Gold and silver have been desired for ages. And that desire has come at a huge price. Here’s just one number: an estimated 8 million (!) people have died in the Potosi silver mines in present-day Bolivia since Spanish colonialists started mining silver there in 1546. That would come to 46 deaths per day every day for over four centuries.
These are appalling unimaginable figures and it should make us drastically rethink wearing or using anything silver. The problem is that this is not just a painful part of history. Today, silver mining is still a source of immense human suffering. Twenty years ago, Marianne Sebastien visited Potosi and she was shocked to find 12 children inhumanly enslaved at the bottom of the Cerro Rico mines in Potosi. She witnessed the death of a 14 years old child crushed under a tunnel that caved. She decided that she would dedicate her life energy to eradicating child labor in the mines of Potosi. As a result, Voix Libres was born as an international humanitarian association to offer alternatives to child labor in the mines.
In the past 20 years, Voix Libres has contributed a lot to ending human suffering in Potosi. The organization has reached one million beneficiaries covering a third of Bolivia. Voix Libres has contributed to the building of 18 villages for mistreated children of the mines. The organization has provided microcredit loans to 120,000 Bolivians and has helped grow some 20 businesses finding access for their products in overseas markets. Moreover, the organization is run by 400 Bolivian employees who are for the most part ex-beneficiaries of the program to help people escape extreme poverty and suffering.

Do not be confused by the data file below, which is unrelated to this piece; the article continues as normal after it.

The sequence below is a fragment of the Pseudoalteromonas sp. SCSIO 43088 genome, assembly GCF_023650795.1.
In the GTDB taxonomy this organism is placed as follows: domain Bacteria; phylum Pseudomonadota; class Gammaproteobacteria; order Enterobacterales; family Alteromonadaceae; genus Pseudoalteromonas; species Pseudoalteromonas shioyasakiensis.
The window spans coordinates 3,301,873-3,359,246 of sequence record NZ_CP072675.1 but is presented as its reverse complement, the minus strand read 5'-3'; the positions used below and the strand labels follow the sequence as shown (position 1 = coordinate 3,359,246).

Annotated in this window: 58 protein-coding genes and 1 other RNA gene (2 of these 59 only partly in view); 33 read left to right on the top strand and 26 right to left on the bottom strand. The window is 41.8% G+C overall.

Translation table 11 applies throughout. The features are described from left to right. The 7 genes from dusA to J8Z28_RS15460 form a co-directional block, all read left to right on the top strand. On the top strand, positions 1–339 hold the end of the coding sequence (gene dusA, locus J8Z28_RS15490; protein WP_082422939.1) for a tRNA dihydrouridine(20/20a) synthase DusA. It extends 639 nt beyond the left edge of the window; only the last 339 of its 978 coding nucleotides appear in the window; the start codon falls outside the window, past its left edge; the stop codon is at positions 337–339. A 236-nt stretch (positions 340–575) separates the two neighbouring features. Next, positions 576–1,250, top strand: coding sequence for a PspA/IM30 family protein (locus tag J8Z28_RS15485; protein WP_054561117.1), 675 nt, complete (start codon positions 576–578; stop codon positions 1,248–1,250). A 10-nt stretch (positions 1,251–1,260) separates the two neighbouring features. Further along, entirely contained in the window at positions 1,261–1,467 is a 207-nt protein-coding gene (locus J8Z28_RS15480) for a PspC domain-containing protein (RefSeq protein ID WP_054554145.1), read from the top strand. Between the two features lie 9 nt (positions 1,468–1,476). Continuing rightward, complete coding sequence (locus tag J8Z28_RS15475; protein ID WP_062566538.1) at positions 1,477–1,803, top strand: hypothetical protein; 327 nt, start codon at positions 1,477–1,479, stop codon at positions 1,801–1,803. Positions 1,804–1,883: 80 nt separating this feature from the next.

The story of Voix Libres shows one very important fact: everyone can decide to change the world—and act and do so. Marianne Sebastien was not trained to do what she did. She saw what many of us see. She listened to her heart and she stepped in. Many lives go more wasted than necessary because people wait for the perfect moment to make the perfect contribution. And the reality is that the perfect moment may never come. But there is also suffering around the corner. There’s always something anyone can do to make live better for someone. Ultimately, there is even a silver lining for the painful process of mining silver.